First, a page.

I’ve been seeing one or more male red-bellied woodpeckers nearly every time I walk the dog these days: either several birds are staking territorial claims on several different side streets, or one bird has been faithfully following me.

Woodpeckers look funny from below

Red-bellied woodpeckers are large and vocal: it’s hard not to see them once you recognize their call and take the time to look for them. And right now, the male red-bellies in our neighborhood are perching on dead snags, excavating holes, and calling: almost begging to be seen. Although I can identify red-bellied woodpeckers by eye and ear, I’m realizing how little I know about their lives. Why am I only seeing male red-bellies right now, for example? Are the females just as plentiful as the males, but quieter? And are red-bellied woodpeckers conspicuously abundant every March, and this is the first year I’ve actually noticed them?

Red-bellied woodpecker

According to the Cornell Lab of Ornithology’s account of red-bellied woodpecker behavior, “When nesting, males choose the site and begin to excavate, then try to attract a female by calling and tapping softly on the wood around or in the cavity.” So apparently the calling males I’ve seen around our neighborhood are trying to attract mates to the nest holes they’ve begun to excavate. Now that I know the general areas where several male red-bellies are looking to nest, it’s likely I’ll see them in the same spots for years to come, as “The same pair may nest in the same tree year after year, but typically excavate a new cavity each year, often placing the new one beneath the previous year’s.”

Apparently, red-bellied woodpeckers have been calling, tapping, and nesting in our neighborhood for years, and I’m only now paying attention. What other creatures have led their not-so-secret lives while I’ve been hurrying around, unaware?

Snow into sleet

Today brought a day-long mix of snow, sleet, and rain, so J and I took a break from the wintery weather by going to the McMullen Museum of Art at Boston College to see their current exhibit, Eaglemania: Collecting Japanese Art in Gilded Age America.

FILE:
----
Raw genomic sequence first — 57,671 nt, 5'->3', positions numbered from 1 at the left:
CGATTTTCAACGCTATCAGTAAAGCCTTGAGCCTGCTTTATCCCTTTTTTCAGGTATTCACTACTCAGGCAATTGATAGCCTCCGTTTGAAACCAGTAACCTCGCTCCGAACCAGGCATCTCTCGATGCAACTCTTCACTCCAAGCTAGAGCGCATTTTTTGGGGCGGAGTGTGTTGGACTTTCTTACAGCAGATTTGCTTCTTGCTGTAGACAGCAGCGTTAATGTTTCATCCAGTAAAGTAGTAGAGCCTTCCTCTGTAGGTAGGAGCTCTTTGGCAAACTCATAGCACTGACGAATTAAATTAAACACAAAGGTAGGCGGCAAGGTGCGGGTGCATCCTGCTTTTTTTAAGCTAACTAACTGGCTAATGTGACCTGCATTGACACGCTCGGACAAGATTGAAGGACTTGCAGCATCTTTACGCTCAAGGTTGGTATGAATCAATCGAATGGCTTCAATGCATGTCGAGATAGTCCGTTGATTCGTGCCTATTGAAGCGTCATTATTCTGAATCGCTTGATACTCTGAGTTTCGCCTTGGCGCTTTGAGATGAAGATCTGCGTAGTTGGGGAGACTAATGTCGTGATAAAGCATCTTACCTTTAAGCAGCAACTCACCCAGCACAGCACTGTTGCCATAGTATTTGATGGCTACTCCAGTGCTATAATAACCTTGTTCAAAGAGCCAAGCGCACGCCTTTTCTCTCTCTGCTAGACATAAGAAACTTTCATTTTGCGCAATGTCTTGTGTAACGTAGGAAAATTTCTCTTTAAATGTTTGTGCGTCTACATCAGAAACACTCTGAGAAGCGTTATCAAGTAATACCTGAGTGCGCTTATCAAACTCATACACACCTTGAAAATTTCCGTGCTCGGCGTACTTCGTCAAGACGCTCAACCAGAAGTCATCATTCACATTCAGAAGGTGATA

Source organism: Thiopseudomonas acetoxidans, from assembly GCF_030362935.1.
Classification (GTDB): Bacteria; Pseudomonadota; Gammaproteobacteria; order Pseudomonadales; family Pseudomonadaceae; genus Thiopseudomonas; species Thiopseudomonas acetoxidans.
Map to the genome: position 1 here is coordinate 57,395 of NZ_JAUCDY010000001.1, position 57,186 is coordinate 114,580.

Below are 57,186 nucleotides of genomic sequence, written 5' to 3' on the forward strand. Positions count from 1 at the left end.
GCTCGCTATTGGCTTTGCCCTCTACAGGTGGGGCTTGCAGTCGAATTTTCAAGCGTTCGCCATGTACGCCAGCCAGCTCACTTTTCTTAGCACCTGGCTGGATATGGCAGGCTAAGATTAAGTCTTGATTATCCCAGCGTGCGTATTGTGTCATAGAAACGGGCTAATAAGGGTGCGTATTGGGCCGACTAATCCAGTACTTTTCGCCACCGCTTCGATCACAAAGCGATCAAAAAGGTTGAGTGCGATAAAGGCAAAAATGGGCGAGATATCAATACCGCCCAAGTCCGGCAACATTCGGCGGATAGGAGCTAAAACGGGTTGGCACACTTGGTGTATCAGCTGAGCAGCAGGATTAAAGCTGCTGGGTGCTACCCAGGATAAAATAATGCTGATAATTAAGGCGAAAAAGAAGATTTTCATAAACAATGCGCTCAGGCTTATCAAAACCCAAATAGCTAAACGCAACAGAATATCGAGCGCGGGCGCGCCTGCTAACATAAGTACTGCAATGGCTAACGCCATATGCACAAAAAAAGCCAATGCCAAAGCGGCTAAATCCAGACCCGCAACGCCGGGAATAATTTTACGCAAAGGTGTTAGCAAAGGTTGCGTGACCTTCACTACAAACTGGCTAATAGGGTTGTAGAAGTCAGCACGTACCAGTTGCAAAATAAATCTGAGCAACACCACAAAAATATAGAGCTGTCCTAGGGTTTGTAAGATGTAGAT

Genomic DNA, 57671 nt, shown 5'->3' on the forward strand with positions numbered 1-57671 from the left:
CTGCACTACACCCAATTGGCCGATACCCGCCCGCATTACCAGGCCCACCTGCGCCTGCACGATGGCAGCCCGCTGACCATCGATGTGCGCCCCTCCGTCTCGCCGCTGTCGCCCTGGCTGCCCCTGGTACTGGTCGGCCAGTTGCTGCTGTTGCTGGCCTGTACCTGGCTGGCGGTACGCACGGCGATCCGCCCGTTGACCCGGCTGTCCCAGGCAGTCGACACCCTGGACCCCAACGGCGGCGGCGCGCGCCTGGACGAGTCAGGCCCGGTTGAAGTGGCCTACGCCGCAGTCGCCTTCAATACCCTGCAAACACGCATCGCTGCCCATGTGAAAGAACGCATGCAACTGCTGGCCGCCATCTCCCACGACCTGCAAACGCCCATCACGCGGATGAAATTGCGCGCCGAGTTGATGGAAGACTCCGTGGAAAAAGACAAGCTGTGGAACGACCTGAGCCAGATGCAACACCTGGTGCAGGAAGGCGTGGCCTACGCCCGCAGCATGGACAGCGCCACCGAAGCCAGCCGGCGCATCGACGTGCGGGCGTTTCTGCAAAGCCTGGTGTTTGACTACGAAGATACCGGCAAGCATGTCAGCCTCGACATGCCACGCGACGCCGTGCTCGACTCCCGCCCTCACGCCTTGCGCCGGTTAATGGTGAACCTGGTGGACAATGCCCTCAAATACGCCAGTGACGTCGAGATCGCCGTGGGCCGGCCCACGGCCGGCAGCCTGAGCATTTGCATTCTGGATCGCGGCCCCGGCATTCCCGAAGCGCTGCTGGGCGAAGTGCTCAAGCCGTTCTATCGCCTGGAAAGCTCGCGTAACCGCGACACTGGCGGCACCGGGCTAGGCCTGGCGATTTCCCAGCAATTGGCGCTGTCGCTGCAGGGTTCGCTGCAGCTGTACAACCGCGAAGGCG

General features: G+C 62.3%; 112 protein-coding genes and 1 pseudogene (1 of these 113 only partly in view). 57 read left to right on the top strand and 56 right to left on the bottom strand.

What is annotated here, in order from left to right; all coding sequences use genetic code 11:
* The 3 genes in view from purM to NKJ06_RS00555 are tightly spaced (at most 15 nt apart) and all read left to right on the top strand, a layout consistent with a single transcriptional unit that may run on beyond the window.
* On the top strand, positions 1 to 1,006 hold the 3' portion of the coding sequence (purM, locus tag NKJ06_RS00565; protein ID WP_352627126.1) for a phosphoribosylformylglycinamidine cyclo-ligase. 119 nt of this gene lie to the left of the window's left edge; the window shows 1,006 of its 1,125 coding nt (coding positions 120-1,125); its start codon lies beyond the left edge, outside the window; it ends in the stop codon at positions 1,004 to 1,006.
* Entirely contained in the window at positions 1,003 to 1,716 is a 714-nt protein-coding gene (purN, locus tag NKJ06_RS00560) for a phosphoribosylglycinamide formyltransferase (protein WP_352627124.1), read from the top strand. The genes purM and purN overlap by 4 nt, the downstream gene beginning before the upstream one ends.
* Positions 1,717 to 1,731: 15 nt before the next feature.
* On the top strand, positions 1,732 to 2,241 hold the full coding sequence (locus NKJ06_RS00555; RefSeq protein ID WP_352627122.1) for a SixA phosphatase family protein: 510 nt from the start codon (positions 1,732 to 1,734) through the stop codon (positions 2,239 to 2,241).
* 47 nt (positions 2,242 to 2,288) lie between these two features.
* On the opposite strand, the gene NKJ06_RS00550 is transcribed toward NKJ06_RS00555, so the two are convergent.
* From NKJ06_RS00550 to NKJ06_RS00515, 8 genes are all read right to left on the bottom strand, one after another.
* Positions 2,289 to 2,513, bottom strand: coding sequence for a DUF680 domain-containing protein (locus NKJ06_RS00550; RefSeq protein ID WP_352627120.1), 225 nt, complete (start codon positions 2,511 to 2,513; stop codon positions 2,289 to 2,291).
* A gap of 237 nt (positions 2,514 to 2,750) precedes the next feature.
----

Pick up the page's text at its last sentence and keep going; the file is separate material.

Eagle and clock tower

The centerpiece of the exhibit is a monumental bronze sculpture that was donated to the College in the 1950s by the estate of Larz and Isabel Anderson, who bought it in Japan during their honeymoon. A gilded replica of the statue sits atop a pillar near the main entrance to Boston College, and subsequent conservation of the original suggests it was crafted during the Meiji period, possibly by the celebrated sculptor Suzuki Chōkichi. The McMullen exhibit contextualizes the original bronze alongside Japanese sculptures and scrolls depicting birds of prey as well as other items from the Andersons’ personal collection.

Eagle with necktie

J and I enjoy going to the McMullen regardless of what’s on exhibit there. The Museum is small, so you can take your time examining individual artworks, and the exhibits are well-curated. We always leave the McMullen feeling like we learned something: today I learned, for instance, that samurai warriors practiced falconry, a pastime forbidden to commoners even though hawks and eagles often appear in Japanese art. Even though I’ve seen the BC eagle perched on a pillar by Gasson Hall countless times, today I learned how huge and impressive it is when viewed at eye-level.

Although I didn’t take any photos at the McMullen Museum today, you can view official press images from the exhibit here. Eaglemania: Collecting Japanese Art in Gilded Age America is on view at the McMullen Museum until June 2, 2019.

Skull

It’s a cold, rainy day–what started as sleet overnight has transitioned to rain, with strong winds. I brought my reverse umbrella with me when I went to the Zen Center this morning: not only does its inside-out design make it perfect for stepping into and out of cars, it holds up nicely against the wind, and its C-shaped handle hooks over one’s wrist, leaving one’s hands free.

The other side

On rainy days, there are far fewer pedestrians out and about. Before meditating at the Zen Center, I parked in Central and walked to Graffiti Alley and back, and there was hardly anyone on the streets: no panhandlers, cyclists, or passersby bustling with shopping bags. Many people stay home when it’s rainy, but if you own a good umbrella and a solid pair of boots, rain needn’t be an impediment. Instead, your umbrella gives you a heightened sense of privacy, like a superhero’s cloak. Stepping through and around puddles, you can peer from beneath your quiet canopy, seeing without being seen.

Teddy bear

Umbrellas are often characterized as the domain of the old and odd, which is perhaps why I am so fond of mine. According to wilderness magazines and the ads that fill them, truly outdoorsy types venture forth in parkas and ponchos made from high-tech synthetics. When is the last time you saw an intrepid weather reporter facing a snowstorm or blizzard with an umbrella?

Sonik

But Henry David Thoreau walked with an umbrella, and this points to the real reason for my own appreciation. You can’t climb a mountain or scale a cliff-face while holding an umbrella, and it’s all but impossible to run with one. But naturalists and flaneurs alike walk more deliberately than that: an umbrella, it turns out, is a perfect implement for saunterers. Forget about marching to the beat of a different drummer; strive to stride within the circle of your own umbrella.